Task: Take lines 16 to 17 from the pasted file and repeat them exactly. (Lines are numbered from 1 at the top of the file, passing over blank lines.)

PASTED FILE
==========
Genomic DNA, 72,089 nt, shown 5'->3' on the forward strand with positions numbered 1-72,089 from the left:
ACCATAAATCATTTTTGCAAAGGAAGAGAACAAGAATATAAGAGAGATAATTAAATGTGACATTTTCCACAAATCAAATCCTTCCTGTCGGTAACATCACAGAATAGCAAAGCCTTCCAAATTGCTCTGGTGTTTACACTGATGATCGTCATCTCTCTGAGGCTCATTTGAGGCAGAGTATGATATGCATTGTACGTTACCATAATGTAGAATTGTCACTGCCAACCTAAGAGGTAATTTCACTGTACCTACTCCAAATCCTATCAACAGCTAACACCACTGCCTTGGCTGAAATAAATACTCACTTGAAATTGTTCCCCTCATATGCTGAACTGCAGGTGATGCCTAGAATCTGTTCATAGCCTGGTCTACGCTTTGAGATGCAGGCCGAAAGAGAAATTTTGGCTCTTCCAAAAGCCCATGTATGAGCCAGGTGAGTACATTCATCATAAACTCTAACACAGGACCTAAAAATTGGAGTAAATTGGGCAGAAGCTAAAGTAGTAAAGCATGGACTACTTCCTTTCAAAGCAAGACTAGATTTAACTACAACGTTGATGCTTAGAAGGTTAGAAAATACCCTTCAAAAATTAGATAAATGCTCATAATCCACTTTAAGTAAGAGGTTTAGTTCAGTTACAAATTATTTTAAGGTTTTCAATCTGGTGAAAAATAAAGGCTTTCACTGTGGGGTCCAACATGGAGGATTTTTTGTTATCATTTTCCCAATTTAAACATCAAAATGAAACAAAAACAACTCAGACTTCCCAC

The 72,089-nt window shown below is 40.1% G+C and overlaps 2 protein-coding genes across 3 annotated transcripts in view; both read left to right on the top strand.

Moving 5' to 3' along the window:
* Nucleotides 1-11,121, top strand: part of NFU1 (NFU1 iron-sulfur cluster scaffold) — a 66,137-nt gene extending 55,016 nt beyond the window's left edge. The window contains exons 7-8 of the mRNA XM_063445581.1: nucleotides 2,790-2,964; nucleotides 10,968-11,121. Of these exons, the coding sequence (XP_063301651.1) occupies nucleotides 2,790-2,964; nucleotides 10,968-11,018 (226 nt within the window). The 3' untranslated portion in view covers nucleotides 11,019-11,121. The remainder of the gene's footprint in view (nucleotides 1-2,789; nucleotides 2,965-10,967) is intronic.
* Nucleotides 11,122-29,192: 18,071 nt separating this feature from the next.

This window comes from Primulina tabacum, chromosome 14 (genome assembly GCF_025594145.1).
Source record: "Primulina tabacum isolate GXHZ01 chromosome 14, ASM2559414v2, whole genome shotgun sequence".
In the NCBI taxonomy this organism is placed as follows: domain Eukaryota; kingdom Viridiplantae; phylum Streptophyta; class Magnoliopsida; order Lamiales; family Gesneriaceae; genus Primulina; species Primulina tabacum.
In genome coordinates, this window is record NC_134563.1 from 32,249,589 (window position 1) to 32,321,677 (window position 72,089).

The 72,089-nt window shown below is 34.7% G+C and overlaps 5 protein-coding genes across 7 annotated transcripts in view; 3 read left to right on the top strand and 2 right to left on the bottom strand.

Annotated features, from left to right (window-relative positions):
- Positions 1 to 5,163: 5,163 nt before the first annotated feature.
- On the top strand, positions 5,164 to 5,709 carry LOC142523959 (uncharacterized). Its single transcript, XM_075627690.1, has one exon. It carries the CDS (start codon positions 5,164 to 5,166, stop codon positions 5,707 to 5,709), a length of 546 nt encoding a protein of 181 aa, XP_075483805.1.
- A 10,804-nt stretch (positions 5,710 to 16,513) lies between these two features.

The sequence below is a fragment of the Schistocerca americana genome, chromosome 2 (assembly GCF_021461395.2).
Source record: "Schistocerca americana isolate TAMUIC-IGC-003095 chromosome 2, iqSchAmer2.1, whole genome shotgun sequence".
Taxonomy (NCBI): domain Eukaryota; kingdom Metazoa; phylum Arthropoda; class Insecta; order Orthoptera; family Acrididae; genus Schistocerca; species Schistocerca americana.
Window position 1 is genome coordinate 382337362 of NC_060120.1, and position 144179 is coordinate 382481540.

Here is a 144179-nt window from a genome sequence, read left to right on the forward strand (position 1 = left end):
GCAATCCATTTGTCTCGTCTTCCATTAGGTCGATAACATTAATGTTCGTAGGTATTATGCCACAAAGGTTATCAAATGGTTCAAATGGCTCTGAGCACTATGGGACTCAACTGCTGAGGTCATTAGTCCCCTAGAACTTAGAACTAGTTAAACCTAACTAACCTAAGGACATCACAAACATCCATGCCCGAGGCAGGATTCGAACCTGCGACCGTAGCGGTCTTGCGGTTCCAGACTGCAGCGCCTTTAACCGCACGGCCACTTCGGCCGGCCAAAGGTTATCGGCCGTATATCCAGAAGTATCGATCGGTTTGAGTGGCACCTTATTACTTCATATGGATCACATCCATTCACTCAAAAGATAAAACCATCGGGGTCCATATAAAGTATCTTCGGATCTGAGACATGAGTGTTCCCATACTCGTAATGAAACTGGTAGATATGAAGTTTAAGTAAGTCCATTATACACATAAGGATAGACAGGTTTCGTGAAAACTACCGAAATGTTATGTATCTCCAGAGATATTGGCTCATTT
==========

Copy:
The sequence below is a fragment of the Schistocerca americana genome, chromosome 2 (assembly GCF_021461395.2).
Source record: "Schistocerca americana isolate TAMUIC-IGC-003095 chromosome 2, iqSchAmer2.1, whole genome shotgun sequence".